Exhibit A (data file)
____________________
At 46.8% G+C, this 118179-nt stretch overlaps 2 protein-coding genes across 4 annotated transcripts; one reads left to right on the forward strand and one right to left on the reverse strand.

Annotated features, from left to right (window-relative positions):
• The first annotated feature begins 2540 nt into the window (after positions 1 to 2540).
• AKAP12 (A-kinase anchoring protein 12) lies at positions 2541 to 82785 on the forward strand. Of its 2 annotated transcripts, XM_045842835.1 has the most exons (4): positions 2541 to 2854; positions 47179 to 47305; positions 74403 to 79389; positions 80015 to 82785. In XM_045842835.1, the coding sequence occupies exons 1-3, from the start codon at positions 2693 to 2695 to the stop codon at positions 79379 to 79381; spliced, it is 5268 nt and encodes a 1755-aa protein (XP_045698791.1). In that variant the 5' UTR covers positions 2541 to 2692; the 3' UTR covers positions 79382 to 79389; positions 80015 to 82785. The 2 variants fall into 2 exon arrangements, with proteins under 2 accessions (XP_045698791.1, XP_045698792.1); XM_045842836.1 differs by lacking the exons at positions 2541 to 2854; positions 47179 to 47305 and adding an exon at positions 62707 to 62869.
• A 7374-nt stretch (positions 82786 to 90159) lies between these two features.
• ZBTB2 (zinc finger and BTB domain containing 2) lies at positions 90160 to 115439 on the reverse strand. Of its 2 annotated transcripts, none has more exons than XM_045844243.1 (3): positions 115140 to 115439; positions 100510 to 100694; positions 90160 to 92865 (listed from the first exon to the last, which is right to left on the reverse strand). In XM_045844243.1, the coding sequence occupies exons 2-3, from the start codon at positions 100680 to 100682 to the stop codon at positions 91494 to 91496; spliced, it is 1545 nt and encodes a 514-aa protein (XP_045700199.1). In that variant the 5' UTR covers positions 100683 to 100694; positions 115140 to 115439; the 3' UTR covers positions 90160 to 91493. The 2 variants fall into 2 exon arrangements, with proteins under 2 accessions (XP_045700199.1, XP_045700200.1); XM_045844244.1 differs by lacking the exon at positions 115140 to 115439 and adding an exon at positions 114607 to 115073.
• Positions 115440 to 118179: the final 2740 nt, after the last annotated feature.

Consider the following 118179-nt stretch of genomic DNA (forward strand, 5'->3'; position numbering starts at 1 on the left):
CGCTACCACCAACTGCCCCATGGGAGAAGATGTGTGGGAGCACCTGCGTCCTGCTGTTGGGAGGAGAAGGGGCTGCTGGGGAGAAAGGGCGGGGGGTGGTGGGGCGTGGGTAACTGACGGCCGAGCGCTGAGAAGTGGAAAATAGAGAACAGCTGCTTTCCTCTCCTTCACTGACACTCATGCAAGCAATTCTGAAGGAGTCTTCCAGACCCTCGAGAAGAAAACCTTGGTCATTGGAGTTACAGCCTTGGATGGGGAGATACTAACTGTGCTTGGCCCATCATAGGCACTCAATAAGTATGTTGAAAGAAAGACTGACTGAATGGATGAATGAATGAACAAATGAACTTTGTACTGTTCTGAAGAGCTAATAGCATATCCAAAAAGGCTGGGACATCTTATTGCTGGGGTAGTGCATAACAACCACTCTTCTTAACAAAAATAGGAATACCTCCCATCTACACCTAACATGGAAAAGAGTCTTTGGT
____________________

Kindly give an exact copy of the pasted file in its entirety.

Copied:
At 46.8% G+C, this 118179-nt stretch overlaps 2 protein-coding genes across 4 annotated transcripts; one reads left to right on the forward strand and one right to left on the reverse strand.

Annotated features, from left to right (window-relative positions):
• The first annotated feature begins 2540 nt into the window (after positions 1 to 2540).
• AKAP12 (A-kinase anchoring protein 12) lies at positions 2541 to 82785 on the forward strand. Of its 2 annotated transcripts, XM_045842835.1 has the most exons (4): positions 2541 to 2854; positions 47179 to 47305; positions 74403 to 79389; positions 80015 to 82785. In XM_045842835.1, the coding sequence occupies exons 1-3, from the start codon at positions 2693 to 2695 to the stop codon at positions 79379 to 79381; spliced, it is 5268 nt and encodes a 1755-aa protein (XP_045698791.1). In that variant the 5' UTR covers positions 2541 to 2692; the 3' UTR covers positions 79382 to 79389; positions 80015 to 82785. The 2 variants fall into 2 exon arrangements, with proteins under 2 accessions (XP_045698791.1, XP_045698792.1); XM_045842836.1 differs by lacking the exons at positions 2541 to 2854; positions 47179 to 47305 and adding an exon at positions 62707 to 62869.
• A 7374-nt stretch (positions 82786 to 90159) lies between these two features.
• ZBTB2 (zinc finger and BTB domain containing 2) lies at positions 90160 to 115439 on the reverse strand. Of its 2 annotated transcripts, none has more exons than XM_045844243.1 (3): positions 115140 to 115439; positions 100510 to 100694; positions 90160 to 92865 (listed from the first exon to the last, which is right to left on the reverse strand). In XM_045844243.1, the coding sequence occupies exons 2-3, from the start codon at positions 100680 to 100682 to the stop codon at positions 91494 to 91496; spliced, it is 1545 nt and encodes a 514-aa protein (XP_045700199.1). In that variant the 5' UTR covers positions 100683 to 100694; positions 115140 to 115439; the 3' UTR covers positions 90160 to 91493. The 2 variants fall into 2 exon arrangements, with proteins under 2 accessions (XP_045700199.1, XP_045700200.1); XM_045844244.1 differs by lacking the exon at positions 115140 to 115439 and adding an exon at positions 114607 to 115073.
• Positions 115440 to 118179: the final 2740 nt, after the last annotated feature.

Consider the following 118179-nt stretch of genomic DNA (forward strand, 5'->3'; position numbering starts at 1 on the left):
CGCTACCACCAACTGCCCCATGGGAGAAGATGTGTGGGAGCACCTGCGTCCTGCTGTTGGGAGGAGAAGGGGCTGCTGGGGAGAAAGGGCGGGGGGTGGTGGGGCGTGGGTAACTGACGGCCGAGCGCTGAGAAGTGGAAAATAGAGAACAGCTGCTTTCCTCTCCTTCACTGACACTCATGCAAGCAATTCTGAAGGAGTCTTCCAGACCCTCGAGAAGAAAACCTTGGTCATTGGAGTTACAGCCTTGGATGGGGAGATACTAACTGTGCTTGGCCCATCATAGGCACTCAATAAGTATGTTGAAAGAAAGACTGACTGAATGGATGAATGAATGAACAAATGAACTTTGTACTGTTCTGAAGAGCTAATAGCATATCCAAAAAGGCTGGGACATCTTATTGCTGGGGTAGTGCATAACAACCACTCTTCTTAACAAAAATAGGAATACCTCCCATCTACACCTAACATGGAAAAGAGTCTTTGGT